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Tearful Kvitova returns, Venus marks 20th anniversary

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Petra Kvitova celebrates winning her first-round match against Julia Boserup at Roland Garros on May 28, 2017 in Paris © AFP / Lionel BONAVENTURE

PARIS, France, May 28 – Petra Kvitova swept to a tearful French Open victory on Sunday in her first match since surviving a horrifying knife attack which almost ended her career.

The two-time Wimbledon champion downed outclassed Julia Boserup of the United States 6-3, 6-2, falling to her knees in celebration before weeping at the net.

“I’m really glad to have made the decision to play here,” said 27-year-old Kvitova, who was seriously hurt when she tackled an armed intruder at her home in the eastern Czech town of Prostejov in December.

“Thank you for everything, you helped me through this difficult time.

“I won the match today but I knew I had already won,” she added in reference to the initial nightmare scenario in which she feared she’d lose the fingers on her left playing hand.

Kvitova, the 15th seed and a semi-finalist in Roland Garros in 2012, fired nine aces and 31 winners past Boserup, making her debut at the tournament at the age of 25.

Czech star Kvitova will face Bethanie Mattek-Sands or Evgeniya Rodina in the next round.

Roland Garros 2017 will be Venus Williams’ 20th French Open, having played in the Grand Slam every year since 1997, with the exception of 2011 © AFP/File / FILIPPO MONTEFORTE

Timea Bacsinszky, the Swiss 30th seed who made the semi-finals two years ago, was also an early winner, seeing off Spain’s Sara Sorribes Tormo 6-1, 6-2.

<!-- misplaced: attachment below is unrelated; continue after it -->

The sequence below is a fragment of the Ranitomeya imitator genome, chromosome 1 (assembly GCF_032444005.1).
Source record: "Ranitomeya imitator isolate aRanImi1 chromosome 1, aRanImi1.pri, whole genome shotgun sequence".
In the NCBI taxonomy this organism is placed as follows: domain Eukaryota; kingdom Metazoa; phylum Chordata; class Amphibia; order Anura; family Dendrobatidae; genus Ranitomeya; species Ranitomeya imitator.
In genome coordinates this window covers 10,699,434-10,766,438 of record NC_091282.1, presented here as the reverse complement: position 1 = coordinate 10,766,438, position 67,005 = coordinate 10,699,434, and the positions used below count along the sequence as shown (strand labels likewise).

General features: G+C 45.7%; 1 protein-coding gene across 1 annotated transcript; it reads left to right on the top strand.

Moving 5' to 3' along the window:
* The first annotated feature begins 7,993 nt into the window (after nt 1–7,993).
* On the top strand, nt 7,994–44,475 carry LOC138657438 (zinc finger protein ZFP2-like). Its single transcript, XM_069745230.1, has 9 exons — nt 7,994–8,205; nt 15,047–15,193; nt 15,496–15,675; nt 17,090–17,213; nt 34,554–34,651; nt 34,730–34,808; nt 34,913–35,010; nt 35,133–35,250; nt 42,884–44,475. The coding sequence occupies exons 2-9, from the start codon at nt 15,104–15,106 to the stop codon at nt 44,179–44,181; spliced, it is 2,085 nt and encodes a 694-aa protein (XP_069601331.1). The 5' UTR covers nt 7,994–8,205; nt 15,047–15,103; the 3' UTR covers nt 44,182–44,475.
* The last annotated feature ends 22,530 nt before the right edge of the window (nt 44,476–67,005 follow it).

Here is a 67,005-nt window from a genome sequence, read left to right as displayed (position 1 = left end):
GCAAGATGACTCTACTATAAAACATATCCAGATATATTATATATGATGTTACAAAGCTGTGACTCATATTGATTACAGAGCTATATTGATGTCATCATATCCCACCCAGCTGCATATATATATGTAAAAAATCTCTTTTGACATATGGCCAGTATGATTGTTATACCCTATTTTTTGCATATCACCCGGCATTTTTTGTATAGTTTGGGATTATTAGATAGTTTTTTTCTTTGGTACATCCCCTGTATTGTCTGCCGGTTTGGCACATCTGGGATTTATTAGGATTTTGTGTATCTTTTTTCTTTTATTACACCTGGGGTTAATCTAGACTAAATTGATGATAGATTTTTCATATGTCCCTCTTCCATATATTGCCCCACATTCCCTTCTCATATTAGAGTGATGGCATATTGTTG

Olympic champion Monica Puig sent veteran Italian Roberta Vinci to her 10th first round loss in 13 visits to Paris, winning 6-3, 3-6, 6-2.

Serena Williams may be missing from this year’s French Open, but big sister Venus is still going strong and marks her Roland Garros 20th anniversary on Sunday.

Three weeks shy of her 37th birthday, the American star, who made her debut in the French capital in 1997, kicks off her latest campaign against China’s Wang Qiang.

– Nine months old –

Williams, seeded 10, has played every year since 1997 with the exception of 2011 and despite her senior citizen status, she is still a contender at the Slams as her run to the Australian Open final in January proved.

Her staggering longevity is illustrated by the fact that her potential second round opponent is compatriot Amanda Anisimova who, at just 15, is the youngest main draw competitor since 2005.

When Venus was losing the 2002 Roland Garros final to Serena, Anisimova was just nine months old.

“I’m here as I still have a lot to give. That just wraps it up,” said Venus, who has never got beyond the quarter-finals in Paris since her runners-up spot 15 years ago.

Anisimova, the Florida-based daughter of Russian parents, made the tournament courtesy of winning the US wild card play-off.

She faces Japan’s world number 94 Kurumi Nara on Sunday.

Elsewhere world number one Angelique Kerber starts against experienced Russian player Ekaterina Makarova.

Kerber was defeated in the first round by unseeded Kiki Bertens 12 months ago and has yet to get past the quarter-finals.

The German left-hander has endured a miserable clay-court season, losing early in Stuttgart and crashing out in her Rome opener, while retiring from her last-16 clash in Madrid with a lower back injury.

Makarova, also left-handed, is a former top tenner who has made at least the quarter-finals of all the majors, except the French Open.

The standout match in the men’s singles sees Austrian sixth seed Dominic Thiem, a semi-finalist in 2016, take on unpredictable Bernard Tomic of Australia.

Thiem is regarded as a potential champion should world number one Andy Murray, defending champion Novak Djokovic or nine-time champion Rafael Nadal slip up.

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